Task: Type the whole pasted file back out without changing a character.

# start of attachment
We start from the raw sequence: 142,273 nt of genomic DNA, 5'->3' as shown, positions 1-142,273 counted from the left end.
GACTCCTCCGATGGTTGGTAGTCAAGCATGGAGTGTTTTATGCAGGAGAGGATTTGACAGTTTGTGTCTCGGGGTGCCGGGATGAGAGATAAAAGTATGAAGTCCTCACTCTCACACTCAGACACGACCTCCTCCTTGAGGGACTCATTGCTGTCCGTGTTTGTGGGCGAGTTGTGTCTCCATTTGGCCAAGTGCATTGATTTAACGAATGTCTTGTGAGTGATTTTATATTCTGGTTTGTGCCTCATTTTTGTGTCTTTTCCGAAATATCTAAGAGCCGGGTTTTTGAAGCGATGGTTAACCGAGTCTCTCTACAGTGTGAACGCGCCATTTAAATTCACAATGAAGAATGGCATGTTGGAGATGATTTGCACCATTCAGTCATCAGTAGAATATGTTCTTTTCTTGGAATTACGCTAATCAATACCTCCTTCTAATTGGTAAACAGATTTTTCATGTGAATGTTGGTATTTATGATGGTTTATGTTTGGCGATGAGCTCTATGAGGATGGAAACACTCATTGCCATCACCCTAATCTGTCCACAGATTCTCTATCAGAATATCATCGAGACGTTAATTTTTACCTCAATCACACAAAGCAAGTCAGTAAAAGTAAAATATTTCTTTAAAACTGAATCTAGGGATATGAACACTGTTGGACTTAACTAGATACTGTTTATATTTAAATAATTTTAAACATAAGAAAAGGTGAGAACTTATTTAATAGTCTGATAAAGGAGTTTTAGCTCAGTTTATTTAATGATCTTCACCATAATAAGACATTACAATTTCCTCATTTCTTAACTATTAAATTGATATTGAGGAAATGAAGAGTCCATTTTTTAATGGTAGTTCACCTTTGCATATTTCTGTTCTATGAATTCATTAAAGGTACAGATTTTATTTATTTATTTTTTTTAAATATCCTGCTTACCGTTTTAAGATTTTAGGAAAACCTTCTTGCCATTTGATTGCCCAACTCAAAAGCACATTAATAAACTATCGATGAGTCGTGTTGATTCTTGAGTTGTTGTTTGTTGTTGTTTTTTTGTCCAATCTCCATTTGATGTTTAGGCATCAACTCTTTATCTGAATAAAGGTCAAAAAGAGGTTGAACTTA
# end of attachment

We start from the raw sequence: 142,273 nt of genomic DNA, 5'->3' as shown, positions 1-142,273 counted from the left end.
GACTCCTCCGATGGTTGGTAGTCAAGCATGGAGTGTTTTATGCAGGAGAGGATTTGACAGTTTGTGTCTCGGGGTGCCGGGATGAGAGATAAAAGTATGAAGTCCTCACTCTCACACTCAGACACGACCTCCTCCTTGAGGGACTCATTGCTGTCCGTGTTTGTGGGCGAGTTGTGTCTCCATTTGGCCAAGTGCATTGATTTAACGAATGTCTTGTGAGTGATTTTATATTCTGGTTTGTGCCTCATTTTTGTGTCTTTTCCGAAATATCTAAGAGCCGGGTTTTTGAAGCGATGGTTAACCGAGTCTCTCTACAGTGTGAACGCGCCATTTAAATTCACAATGAAGAATGGCATGTTGGAGATGATTTGCACCATTCAGTCATCAGTAGAATATGTTCTTTTCTTGGAATTACGCTAATCAATACCTCCTTCTAATTGGTAAACAGATTTTTCATGTGAATGTTGGTATTTATGATGGTTTATGTTTGGCGATGAGCTCTATGAGGATGGAAACACTCATTGCCATCACCCTAATCTGTCCACAGATTCTCTATCAGAATATCATCGAGACGTTAATTTTTACCTCAATCACACAAAGCAAGTCAGTAAAAGTAAAATATTTCTTTAAAACTGAATCTAGGGATATGAACACTGTTGGACTTAACTAGATACTGTTTATATTTAAATAATTTTAAACATAAGAAAAGGTGAGAACTTATTTAATAGTCTGATAAAGGAGTTTTAGCTCAGTTTATTTAATGATCTTCACCATAATAAGACATTACAATTTCCTCATTTCTTAACTATTAAATTGATATTGAGGAAATGAAGAGTCCATTTTTTAATGGTAGTTCACCTTTGCATATTTCTGTTCTATGAATTCATTAAAGGTACAGATTTTATTTATTTATTTTTTTTAAATATCCTGCTTACCGTTTTAAGATTTTAGGAAAACCTTCTTGCCATTTGATTGCCCAACTCAAAAGCACATTAATAAACTATCGATGAGTCGTGTTGATTCTTGAGTTGTTGTTTGTTGTTGTTTTTTTGTCCAATCTCCATTTGATGTTTAGGCATCAACTCTTTATCTGAATAAAGGTCAAAAAGAGGTTGAACTTA